13. If you can do nothing about the thing you are worrying about, fret not. If you can. Fret not. (paraphrasing the Dalai Lama)

Living in the moment is a challenge to myself from me for 2015. My sig oth is amazing at this, as is my Mum and my Dad. I would like to experience what it is like to live in the moment and accept it and move on *more* than I did in 2014. Every time I did manage to live in the moment, practising extreme Buddhism in time of extreme stress – was hugely powerful, I would like to practise this extreme Buddhism in times of peace and sod all going on, just to see if I can and to see what happens.

14. Finally: Climb a mountain.

We spend all of our lives climbing never-ending imaginary mountains. Climb a real one. I recommend Sugar Loaf in South Wales as a great starter. Take the hard road up, drink pure mountain water in the stream running through the damn valley between you and the top, meander up it with tea and cake breaks, follow the streams or the sheep paths, but take the hard road up. Then enjoy the peak. And take the easy road down. I cannot tell you how powerful it is to actually climb a real mountain, even a little one. I would love to leave you with a powerful mountain image taken from the top, but the problem is they never do justice to the climb, and you have to do it yourself.

Wishing you all a very wonderful 2015, from my family to yours xoxo

PS Democracy

PPS Here are my two projects for 2015, based on the above lessons – pretty much!

2014: Pistorious and Wilson: fear and firearms: where *ism equals death and triumph

The world went a little bit more wrong this year. Logic and reason were cast aside. Never were we ever presented with two stories so bound up in data and facts to justify actions and emotion. The result? Chaos. Nothing makes sense. We are all a little bit more scared – of the law, and logic.

Scenario 1: a beautiful South African model was walking along the middle of the road with her friend in the US. A US policeman asked her to move onto the sidewalk. Shortly after this, an altercation ensues and the South African model is shot 12 times for not walking on the sidewalk and being scary in her argument with the police officer. She dies. The policeman was scared.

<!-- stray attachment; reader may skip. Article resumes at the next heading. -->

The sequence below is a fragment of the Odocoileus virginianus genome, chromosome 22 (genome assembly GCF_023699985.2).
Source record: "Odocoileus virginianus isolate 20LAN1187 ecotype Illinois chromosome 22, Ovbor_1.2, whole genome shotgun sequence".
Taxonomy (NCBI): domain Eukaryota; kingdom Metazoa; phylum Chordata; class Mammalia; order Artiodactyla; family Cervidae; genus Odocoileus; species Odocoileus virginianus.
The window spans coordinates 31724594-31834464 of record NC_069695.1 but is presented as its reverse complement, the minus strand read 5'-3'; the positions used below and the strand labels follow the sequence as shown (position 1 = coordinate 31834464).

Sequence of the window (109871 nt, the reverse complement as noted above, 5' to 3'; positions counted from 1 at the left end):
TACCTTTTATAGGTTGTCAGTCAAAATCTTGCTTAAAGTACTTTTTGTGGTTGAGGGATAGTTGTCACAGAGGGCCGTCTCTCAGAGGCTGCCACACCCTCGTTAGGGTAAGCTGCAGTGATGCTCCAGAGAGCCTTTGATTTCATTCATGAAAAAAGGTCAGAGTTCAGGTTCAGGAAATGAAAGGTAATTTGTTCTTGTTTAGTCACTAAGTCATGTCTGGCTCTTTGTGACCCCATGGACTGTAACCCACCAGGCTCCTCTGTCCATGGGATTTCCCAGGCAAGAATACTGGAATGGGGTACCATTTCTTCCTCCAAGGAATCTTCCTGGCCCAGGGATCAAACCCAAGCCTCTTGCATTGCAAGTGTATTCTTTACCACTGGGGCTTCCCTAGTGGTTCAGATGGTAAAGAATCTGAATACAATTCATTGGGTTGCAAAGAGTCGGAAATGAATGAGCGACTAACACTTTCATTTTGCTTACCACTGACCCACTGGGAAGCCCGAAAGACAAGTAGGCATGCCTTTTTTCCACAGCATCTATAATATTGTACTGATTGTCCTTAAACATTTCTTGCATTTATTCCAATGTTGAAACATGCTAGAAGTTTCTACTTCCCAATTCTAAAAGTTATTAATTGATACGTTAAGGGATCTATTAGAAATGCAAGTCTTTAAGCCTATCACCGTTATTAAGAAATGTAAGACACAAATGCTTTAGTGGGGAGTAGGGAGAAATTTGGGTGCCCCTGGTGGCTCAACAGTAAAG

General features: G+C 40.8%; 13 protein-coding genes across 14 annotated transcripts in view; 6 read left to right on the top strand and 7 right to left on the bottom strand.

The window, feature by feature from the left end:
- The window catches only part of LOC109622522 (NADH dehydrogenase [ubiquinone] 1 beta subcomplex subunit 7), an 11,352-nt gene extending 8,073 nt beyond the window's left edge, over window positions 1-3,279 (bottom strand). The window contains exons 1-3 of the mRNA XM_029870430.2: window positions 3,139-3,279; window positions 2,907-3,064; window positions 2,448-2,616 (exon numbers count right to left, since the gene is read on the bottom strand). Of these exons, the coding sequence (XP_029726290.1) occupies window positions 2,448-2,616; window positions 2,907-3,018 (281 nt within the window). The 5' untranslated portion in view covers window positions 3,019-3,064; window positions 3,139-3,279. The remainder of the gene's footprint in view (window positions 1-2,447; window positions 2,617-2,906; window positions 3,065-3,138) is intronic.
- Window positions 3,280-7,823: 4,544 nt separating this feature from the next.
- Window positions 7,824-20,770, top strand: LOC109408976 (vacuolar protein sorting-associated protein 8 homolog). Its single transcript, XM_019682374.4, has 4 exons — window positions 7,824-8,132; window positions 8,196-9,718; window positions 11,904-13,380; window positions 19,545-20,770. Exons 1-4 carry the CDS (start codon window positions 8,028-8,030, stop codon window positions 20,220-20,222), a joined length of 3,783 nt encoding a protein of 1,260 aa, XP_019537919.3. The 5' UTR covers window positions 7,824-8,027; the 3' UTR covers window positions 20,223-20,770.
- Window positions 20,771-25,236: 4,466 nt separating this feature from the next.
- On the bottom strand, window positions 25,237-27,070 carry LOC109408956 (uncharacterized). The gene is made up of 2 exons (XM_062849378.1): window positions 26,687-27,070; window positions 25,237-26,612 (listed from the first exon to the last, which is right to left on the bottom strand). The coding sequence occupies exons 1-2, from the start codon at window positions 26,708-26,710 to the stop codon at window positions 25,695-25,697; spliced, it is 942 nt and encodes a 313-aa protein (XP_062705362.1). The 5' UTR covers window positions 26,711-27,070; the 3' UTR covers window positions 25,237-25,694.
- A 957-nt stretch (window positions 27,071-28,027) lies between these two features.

Scenario 2. a teenager from Missouri is with his paralympic friend in South Africa. After a series of unfortunate events and misunderstandings about who was sleeping when and where, the teenage boy is shot multiple times through a toilet door by his friend. He dies. The paralympian was scared.

Two people died: a white girl and a black boy

Two people shot them

Of course I know I muddled the stories here, on purpose. Here’s why.

In one scenario – let’s just accept that neither Reeva nor Michael should have died – there is a court case with a non-televised judgment by a jury on whether there is a case to try. It is found that there is no case to answer and the killer can walk free. In the other scenario there is a prolonged televised court case that the world watches transfixed, where the killer is grilled from here to hereafter on the public stage – and is handed five years for culpable homicide.

But in the rule of morals and ethics, neither of these results are justified – they cannot be excused; no logic or reason can make either of these deaths OK – even when I swop them back between the white girl and the black boy.